Besides providing colorful personalities, the intriguing emotions of Pixar’s Inside Out have proven to be surprisingly poignant depictions of the human psyche. For Amy Poehler, who voices the always-energetic Joy, the dynamic has actually proven to be inspirational to the array of emotions incited by life.

Appearing at a London press conference to promote the film’s U.K. release, Poehler fielded a question from a CNET reporter asking if her portrayal of the edifying journey of Joy changed her own personal approach to emotions. In a surprisingly potent answer, Poehler reveals that the experience has caused her to mentally picture the very same dynamic that Inside Out depicts within the mind of 11-year-old Riley. According to Poehler:
I think about that quite often when I'm feeling conflicted about which emotions are running the show and I think about [emotions] now in terms of how they look in the film.

Poehler’s mental practice is quite normal, as people do often take amorphous emotions and individuate them into concepts or characters that are graspable enough by the conscious mind that it provides comfort with even just a semblance of understanding. Likewise, the basic premise of Inside Out has taken a concept that has been utilized in numerous outlets, including a defunct Disney Epcot attraction, Cranium Command, and the short-lived early 90’s Fox sitcom, Herman’s Head. However, besides showcasing an aesthetic upgrade, the film, in typical Pixar fashion, put an inventive spin on its traditionally deep moments, depicting internal turmoil while Trojan-Horsing a profound statement about the necessity of emotional balance in our lives.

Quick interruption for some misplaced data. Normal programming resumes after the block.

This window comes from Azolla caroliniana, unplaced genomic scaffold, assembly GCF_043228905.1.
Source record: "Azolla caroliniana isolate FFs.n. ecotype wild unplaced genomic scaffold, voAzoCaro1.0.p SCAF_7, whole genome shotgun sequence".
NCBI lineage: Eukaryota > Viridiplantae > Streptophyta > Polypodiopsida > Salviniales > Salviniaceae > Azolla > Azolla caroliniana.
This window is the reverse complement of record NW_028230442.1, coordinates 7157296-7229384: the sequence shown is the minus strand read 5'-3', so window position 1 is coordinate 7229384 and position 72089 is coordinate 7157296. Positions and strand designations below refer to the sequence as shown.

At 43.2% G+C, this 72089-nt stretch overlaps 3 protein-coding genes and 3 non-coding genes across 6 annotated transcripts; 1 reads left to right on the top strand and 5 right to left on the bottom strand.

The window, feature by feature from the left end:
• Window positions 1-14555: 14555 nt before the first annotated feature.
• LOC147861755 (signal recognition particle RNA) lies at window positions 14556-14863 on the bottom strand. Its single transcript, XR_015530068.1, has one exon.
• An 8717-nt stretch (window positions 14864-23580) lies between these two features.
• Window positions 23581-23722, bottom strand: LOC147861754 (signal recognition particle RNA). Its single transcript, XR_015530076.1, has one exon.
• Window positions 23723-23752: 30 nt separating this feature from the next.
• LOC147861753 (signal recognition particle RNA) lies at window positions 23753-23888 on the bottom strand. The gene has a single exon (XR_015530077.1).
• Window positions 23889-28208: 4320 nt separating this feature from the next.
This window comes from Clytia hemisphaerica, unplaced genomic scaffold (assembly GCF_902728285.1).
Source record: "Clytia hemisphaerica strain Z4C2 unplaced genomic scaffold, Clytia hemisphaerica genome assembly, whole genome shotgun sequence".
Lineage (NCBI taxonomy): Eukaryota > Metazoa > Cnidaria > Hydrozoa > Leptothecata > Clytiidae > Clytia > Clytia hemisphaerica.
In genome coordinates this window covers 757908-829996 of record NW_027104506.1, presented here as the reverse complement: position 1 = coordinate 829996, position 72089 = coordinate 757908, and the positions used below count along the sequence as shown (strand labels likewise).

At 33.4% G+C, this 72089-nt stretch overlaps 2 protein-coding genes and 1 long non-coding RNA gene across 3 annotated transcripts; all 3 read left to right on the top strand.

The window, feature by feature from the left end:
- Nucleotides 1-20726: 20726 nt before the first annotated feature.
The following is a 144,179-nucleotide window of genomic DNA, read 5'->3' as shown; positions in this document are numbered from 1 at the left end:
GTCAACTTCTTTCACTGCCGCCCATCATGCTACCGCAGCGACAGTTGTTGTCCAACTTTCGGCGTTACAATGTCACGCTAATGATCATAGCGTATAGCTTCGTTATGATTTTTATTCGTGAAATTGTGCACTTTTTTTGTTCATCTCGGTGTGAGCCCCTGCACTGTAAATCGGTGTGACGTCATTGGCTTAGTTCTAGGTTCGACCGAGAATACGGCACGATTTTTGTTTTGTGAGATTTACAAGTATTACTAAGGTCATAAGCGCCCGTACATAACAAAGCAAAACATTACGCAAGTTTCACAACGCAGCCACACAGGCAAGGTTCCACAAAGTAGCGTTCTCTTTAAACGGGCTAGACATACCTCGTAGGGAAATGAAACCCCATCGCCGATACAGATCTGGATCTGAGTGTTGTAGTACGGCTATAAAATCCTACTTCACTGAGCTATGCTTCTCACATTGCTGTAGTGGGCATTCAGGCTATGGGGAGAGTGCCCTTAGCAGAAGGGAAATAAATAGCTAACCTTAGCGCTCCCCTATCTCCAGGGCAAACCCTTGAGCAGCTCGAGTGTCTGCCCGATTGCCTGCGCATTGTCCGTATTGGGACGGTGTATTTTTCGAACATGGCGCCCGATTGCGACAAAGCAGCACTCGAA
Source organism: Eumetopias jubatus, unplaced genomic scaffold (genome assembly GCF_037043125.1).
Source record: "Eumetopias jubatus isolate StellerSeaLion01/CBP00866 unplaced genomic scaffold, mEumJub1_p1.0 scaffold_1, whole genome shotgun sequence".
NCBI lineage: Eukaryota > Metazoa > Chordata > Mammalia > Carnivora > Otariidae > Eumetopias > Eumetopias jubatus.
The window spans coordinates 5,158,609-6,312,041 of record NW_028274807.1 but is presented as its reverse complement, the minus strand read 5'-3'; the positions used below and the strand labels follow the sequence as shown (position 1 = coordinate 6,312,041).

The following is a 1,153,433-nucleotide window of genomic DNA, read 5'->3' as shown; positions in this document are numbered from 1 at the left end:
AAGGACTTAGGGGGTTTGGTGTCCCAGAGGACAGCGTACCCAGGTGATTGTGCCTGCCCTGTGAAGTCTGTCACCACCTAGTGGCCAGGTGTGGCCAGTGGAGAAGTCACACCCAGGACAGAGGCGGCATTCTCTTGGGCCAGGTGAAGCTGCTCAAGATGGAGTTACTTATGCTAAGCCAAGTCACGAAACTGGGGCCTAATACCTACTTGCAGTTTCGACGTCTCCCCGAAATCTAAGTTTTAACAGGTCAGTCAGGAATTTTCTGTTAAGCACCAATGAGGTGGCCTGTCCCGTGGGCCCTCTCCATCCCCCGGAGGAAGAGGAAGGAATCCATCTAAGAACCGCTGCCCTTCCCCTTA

In that sense, Inside Out, despite being the story of 11-year-old Riley’s dramatically myopic mental journey to accepting the circumstances of her family’s recent move, is, in actuality, the story of how Poehler’s perpetually Pollyannaish Joy comes to terms with the idea that being happy all the time is not only an unrealistic aspiration, but an inherently unhealthy path. Joy spends a great deal of the film attempting to evoke happy memories out of the depressed Riley, while finding herself perplexed about the purpose of the gloomy, sluggish Sadness (Phyllis Smith).

Of course, as the film progresses, Joy eventually comes to the realization that the emotions that Sadness projects onto Riley are actually there to provide a necessary emotional balance. Additionally, she learns that the more evolved form of joy stems from the relief of an initial state of sadness, which also creates empathy in the feelings of others. As Poehler further explains:
It's always a nice reminder that sadness can be your friend, that it can help you. It makes you think about what you're thinking and it also reminds you that you never know what anybody's thinking or going through or feeling. The way someone is acting often isn't the way they're feeling. And that's a good reminder [to have] as a human person in the world.

It was a particularly powerful and serious response from the quick-witted former Parks and Recreation and SNL star. However, it’s also a testament to how Inside Out has successfully accomplished advancing Pixar’s pathological push with its animated epics. In this case, that awesome insight has helped the film hang strong at the box office over a month after its initial release, as it rounds the $500 million mark in global grosses.

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